In today’s media environment, your brand is what Google says it is.

This is a line I use often to remind people the first impression most people will have of your brand won’t be made in person or even over the phone – it will happen on page one of Google.

Do you know what kind of impression you’re making?

Imagine I was having lunch with a New York Times reporter and I found out she was close to her deadline on a story for which you’d be a perfect source.

Let’s say I gave her your name and recommended that she Google you and reach out for an interview.

I think of this as a direct search – someone knows your name and heads to Google to find you. This is the most basic of searches and you should be found immediately. But unfortunately, that isn’t always the case.

Statistics show us that journalists, who are increasingly overworked (smaller newsrooms) and overloaded with options (more people pitching them than ever before), are most often heading online to look for sources for stories, and to vet those sources.

If you make yourself more discoverable you have a chance of earning media coverage that will build thought leadership and provide valuable credibility for you in your industry.

But even if you are highly credentialed, that isn’t enough if your online presence is lacking and doesn’t best represent all you have to offer.  If this New York Times journalist decided to look you up, there are four tests they will put you through to determine if you are worthy of a call or email.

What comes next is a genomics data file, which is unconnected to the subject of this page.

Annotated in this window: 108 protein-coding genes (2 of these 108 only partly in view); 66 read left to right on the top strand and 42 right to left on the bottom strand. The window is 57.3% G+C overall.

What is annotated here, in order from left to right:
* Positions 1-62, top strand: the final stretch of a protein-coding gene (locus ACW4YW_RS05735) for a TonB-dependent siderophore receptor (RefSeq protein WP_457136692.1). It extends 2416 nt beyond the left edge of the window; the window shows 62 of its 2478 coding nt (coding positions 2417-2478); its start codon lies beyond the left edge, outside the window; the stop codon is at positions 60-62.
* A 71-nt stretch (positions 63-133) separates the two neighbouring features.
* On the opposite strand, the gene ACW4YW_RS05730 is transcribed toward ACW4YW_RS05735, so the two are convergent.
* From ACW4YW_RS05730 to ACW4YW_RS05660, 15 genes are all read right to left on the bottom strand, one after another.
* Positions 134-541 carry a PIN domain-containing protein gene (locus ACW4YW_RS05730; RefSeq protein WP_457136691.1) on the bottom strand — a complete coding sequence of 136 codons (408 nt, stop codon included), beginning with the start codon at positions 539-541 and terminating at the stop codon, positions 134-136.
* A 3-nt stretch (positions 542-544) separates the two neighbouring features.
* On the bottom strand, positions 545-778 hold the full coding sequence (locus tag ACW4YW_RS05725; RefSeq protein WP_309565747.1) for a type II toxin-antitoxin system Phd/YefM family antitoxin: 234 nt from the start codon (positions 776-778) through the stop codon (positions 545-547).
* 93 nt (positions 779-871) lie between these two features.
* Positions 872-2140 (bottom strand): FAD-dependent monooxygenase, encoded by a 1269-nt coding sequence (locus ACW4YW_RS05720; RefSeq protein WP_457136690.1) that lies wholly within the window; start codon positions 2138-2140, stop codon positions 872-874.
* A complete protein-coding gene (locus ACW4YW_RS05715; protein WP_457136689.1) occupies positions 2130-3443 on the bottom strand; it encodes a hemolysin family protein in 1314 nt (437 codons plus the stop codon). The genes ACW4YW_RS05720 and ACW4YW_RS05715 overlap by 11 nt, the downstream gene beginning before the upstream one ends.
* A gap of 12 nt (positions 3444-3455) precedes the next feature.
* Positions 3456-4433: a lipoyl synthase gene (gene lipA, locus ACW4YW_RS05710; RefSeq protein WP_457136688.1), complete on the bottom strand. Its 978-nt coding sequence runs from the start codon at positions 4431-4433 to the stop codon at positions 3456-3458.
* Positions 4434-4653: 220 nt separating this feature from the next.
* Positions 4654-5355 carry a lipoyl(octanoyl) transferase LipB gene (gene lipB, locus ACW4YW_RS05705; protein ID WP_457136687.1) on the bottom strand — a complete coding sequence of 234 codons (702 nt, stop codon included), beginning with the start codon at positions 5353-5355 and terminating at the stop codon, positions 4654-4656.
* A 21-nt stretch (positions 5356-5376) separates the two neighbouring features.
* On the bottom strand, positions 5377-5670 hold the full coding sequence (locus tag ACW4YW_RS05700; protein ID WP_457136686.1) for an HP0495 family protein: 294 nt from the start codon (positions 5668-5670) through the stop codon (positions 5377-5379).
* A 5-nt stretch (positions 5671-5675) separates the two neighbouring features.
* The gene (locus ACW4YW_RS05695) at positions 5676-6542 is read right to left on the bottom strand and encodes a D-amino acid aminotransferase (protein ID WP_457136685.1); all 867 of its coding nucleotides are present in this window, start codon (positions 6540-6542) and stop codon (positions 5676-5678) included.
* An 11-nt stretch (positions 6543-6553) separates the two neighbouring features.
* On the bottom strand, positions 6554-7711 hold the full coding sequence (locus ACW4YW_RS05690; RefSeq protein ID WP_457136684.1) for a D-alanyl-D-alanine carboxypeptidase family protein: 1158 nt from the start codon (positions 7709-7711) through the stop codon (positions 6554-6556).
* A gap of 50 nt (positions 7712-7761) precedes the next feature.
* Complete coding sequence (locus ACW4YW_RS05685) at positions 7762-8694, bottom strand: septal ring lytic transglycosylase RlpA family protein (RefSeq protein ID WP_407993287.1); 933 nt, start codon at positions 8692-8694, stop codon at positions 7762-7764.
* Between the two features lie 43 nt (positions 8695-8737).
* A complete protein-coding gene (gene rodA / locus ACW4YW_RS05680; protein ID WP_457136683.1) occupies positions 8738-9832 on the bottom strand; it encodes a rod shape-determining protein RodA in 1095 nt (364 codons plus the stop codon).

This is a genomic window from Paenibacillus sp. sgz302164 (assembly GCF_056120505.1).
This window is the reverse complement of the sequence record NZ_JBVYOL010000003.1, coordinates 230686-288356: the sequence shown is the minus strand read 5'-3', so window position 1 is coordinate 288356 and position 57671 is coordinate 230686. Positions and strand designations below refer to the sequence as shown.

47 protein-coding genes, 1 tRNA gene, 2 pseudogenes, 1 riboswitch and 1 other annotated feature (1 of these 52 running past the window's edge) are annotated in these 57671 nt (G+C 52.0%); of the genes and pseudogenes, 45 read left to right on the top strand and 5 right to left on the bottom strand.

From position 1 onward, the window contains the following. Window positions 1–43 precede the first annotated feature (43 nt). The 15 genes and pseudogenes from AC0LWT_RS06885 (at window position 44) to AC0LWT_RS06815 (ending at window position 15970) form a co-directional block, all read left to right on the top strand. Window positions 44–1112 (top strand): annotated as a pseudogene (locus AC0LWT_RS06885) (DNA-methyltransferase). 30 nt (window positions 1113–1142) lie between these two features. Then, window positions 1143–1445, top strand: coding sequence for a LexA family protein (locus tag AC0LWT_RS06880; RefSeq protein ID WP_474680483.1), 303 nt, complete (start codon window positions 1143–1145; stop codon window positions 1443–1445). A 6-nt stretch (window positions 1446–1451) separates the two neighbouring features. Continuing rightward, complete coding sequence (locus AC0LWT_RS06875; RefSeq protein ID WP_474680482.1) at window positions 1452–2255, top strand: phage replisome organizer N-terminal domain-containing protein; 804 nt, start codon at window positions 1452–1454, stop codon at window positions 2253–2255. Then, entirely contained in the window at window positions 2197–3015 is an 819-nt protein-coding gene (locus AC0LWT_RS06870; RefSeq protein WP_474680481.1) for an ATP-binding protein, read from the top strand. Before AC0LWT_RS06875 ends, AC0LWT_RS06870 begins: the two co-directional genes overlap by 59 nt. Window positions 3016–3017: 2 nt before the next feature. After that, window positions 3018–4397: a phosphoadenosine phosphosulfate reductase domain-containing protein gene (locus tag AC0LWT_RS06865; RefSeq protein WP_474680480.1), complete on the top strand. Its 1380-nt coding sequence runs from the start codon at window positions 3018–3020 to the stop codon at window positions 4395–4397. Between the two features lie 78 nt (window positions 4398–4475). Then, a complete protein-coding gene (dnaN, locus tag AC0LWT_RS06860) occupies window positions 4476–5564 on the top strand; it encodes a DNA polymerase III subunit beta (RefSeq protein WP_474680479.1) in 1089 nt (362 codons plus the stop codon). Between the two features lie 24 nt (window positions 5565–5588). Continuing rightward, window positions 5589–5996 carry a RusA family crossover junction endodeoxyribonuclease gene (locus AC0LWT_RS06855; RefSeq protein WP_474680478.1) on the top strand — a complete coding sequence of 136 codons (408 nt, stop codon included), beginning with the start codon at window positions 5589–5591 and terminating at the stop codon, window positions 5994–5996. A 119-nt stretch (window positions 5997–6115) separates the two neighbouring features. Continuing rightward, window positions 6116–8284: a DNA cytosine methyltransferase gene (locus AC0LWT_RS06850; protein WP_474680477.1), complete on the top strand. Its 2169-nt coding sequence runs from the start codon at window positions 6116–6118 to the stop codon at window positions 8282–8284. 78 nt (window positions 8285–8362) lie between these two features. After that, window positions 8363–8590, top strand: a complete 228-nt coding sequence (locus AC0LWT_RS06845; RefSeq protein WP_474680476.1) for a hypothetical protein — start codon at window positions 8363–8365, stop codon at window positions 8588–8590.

Test #1 – Can you be found easily in a Google search on your name?

The first and most basic test is one that a large number of people don’t pass. Remember, the NYT reporter is on deadline and likely won’t click through more than a page or two looking for you.

If you pass test #1 – meaning the reporter sees your website on page one of Google or perhaps a bio page of your employer with your contact information – please move on to test #2 below. Keep in mind that you don’t pass unless the reporter can click through to a place that has either your contact information or that of your publicist, so not all social media channels allow you to pass.

If you fail test #1 – there are a number of potential reasons why.

Do you have a website? If you don’t, that’s probably why you aren’t owning search results of your name.

If you do have a website – awesome – but you need to look at search engine optimization (SEO) if your own website isn’t landing on the first page of a search on your name. It could be that your website isn’t optimized or you have built your website on a URL that doesn’t connected back with your name. For example, is your website address connected to your name (www.RustyShelton.com) or something more general (www.PRguy.com)?